Antibiotics are present in some vaccines and are used to prevent bacterial contamination during manufacture. Because antibiotics can cause severe allergic reactions in children (like hives, swelling at the back of the throat, and low blood pressure), some parents are concerned that antibiotics contained in vaccines might be harmful. However, antibiotics most likely to cause severe allergic reactions (e.g., penicillins, cephalosporins and sulfa drugs) are not contained in vaccines.
Antibiotics used during vaccine manufacture include neomycin, polymyxin B, streptomycin and gentamicin. Only minute quantities remain in vaccines (see table below). However, these small quantities of antibiotics have never been clearly found to cause severe allergic reactions.
Therefore, the possibility that the trace quantities of antibiotics contained in vaccines cause severe allergic reactions remains, at best, theoretical.
|Vaccine||Trade Name||Quantity Neomycin (per dose)||Quantity Polymyxin B|
|Measles, mumps, rubella||MMR||0.025 mg|
|Measles, mumps, rubella, varicella||ProQuad||< 0.016 mg|
|Varicella (chickenpox)||Varivax||Trace quantities|
|Zoster (shingles)||Zostavax||Trace quantities|
|RabAvert||< 0.001 mg|
|Influenza||Fluvirin||0.025 mg||< 0.00375 mg|
|Afluria||0.000003 mg||0.0000005 mg|
|Polio||IPOL||0.000005 mg||0.000025 mg|
|Diphtheria, tetanus, pertussis, polio||Kinrix||0.00000005 mg|
|Pentacel||< 0.000000004 mg|
|Diphtheria, tetanus, pertussis, hepatitis B, polio||Pediarix||<0.00000005 mg|
|Hepatitis A||Havrix||< 0.00004 mg|
|Vaqta||< 10 ppb|
|Hepatitis A, hepatitis B||Twinrix||<0.00002 mg|
mg = milligrams; ppb = parts per billion
Other antibioitics found in trace quantities include:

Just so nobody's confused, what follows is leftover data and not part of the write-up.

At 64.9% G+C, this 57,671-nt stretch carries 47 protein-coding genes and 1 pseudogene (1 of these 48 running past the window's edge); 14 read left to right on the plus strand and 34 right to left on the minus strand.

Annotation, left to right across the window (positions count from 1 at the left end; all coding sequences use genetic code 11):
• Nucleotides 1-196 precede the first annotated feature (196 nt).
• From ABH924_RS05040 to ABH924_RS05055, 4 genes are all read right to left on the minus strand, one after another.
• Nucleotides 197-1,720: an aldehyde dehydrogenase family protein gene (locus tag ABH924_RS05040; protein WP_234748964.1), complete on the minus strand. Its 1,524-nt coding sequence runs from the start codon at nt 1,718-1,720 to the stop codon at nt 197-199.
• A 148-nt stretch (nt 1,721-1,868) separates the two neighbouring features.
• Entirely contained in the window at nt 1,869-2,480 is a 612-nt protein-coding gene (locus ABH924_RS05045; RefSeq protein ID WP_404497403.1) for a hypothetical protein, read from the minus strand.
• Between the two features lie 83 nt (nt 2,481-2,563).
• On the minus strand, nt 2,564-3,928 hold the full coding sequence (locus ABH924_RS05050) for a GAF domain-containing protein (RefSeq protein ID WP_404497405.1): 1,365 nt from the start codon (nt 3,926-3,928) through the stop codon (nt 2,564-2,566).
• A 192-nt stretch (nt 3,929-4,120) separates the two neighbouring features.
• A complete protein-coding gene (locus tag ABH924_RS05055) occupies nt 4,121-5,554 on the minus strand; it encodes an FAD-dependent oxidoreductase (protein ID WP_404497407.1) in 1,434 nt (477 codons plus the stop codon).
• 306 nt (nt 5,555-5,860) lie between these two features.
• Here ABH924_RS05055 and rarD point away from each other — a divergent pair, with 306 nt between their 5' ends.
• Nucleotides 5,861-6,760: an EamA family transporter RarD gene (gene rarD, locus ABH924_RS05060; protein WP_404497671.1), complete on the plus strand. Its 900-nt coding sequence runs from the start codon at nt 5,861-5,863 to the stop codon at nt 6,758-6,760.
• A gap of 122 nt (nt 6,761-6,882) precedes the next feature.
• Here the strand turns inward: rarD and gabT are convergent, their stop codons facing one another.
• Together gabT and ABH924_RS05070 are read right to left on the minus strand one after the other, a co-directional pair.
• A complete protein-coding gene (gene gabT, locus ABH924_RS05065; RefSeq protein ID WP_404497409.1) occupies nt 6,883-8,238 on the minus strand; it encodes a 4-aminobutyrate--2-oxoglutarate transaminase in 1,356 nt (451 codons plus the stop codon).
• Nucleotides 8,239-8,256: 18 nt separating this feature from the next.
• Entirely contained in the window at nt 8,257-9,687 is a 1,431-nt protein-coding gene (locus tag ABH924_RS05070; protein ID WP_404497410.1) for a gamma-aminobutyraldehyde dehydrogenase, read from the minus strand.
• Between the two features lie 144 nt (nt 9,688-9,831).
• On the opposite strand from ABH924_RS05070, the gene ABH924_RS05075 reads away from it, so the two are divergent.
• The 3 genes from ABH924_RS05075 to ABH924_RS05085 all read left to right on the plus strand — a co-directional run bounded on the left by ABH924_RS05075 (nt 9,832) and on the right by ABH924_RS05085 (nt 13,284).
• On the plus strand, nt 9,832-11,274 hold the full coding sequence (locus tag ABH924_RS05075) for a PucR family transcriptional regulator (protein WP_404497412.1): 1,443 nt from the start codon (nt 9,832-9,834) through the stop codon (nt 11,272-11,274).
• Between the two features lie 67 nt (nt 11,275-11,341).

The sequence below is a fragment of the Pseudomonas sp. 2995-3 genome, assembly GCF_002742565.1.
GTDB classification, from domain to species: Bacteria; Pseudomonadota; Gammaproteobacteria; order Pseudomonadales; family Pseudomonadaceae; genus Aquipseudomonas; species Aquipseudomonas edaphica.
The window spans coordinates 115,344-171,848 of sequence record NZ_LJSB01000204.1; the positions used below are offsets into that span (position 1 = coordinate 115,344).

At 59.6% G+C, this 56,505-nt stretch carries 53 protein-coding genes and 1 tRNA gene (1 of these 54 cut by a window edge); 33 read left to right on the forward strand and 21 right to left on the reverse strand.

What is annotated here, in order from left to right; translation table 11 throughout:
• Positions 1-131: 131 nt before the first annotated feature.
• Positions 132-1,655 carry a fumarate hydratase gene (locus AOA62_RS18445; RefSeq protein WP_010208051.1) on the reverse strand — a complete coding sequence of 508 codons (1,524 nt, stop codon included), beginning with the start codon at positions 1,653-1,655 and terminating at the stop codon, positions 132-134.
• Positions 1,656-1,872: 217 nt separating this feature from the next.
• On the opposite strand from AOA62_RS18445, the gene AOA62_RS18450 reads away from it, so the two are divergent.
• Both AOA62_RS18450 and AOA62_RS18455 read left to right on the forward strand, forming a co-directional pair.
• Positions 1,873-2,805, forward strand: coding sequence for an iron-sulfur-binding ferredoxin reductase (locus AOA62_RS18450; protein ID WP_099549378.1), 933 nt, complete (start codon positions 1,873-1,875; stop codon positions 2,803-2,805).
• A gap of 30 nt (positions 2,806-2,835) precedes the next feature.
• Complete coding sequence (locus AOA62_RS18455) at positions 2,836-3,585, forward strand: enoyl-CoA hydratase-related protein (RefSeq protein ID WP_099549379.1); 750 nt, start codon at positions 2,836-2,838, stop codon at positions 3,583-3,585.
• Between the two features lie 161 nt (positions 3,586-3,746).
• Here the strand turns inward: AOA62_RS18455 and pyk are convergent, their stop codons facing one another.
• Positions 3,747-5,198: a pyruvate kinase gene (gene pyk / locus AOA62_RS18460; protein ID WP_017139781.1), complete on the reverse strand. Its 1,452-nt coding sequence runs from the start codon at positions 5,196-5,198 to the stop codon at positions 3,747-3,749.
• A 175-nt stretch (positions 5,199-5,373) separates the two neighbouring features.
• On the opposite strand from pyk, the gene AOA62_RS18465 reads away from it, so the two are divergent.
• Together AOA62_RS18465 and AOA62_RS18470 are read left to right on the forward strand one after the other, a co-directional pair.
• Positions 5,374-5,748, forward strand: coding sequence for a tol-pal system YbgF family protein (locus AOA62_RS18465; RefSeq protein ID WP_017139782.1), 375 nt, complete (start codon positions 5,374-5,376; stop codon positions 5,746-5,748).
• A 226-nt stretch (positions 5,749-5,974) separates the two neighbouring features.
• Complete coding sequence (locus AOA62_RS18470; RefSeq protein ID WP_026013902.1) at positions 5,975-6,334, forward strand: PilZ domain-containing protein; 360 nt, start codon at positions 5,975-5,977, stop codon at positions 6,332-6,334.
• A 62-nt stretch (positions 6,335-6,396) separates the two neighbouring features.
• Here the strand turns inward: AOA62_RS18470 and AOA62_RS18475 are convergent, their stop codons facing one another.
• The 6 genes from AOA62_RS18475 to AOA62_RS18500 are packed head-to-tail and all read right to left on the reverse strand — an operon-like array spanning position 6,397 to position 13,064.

Goh CL. Anaphylaxis from topical neomycin and bacitracin. Aust J Dermatol. 1986;27:125-126.
Kwittken PL, Rosen S, Sweinberg SK. MMR vaccine and neomycin allergy. Am J Dis Child. 1993;147:128-129.
Leyden JJ, Kligman AM. Contact dermatitis to neomycin sulfate. JAMA 1979;242:1276-1278.
MacDonald RH, Beck M. Neomycin: a review with particular reference to dermatolgical usage. Clin Exp Dermatol. 1983;8:249-258.
Yunginger JW. Anaphylaxis. Curr Prob Pediatr. 1992;22:130-146.
Reviewed by: Paul A. Offit, MD
Date: May 2014
Materials in this section are updated as new information and vaccines become available. The Vaccine Education Center staff regularly reviews materials for accuracy.You should not consider the information in this site to be specific, professional medical advice for your personal health or for your family's personal health. You should not use it to replace any relationship with a physician or other qualified healthcare professional. For medical concerns, including decisions about vaccinations, medications and other treatments, you should always consult your physician or, in serious cases, seek immediate assistance from emergency personnel.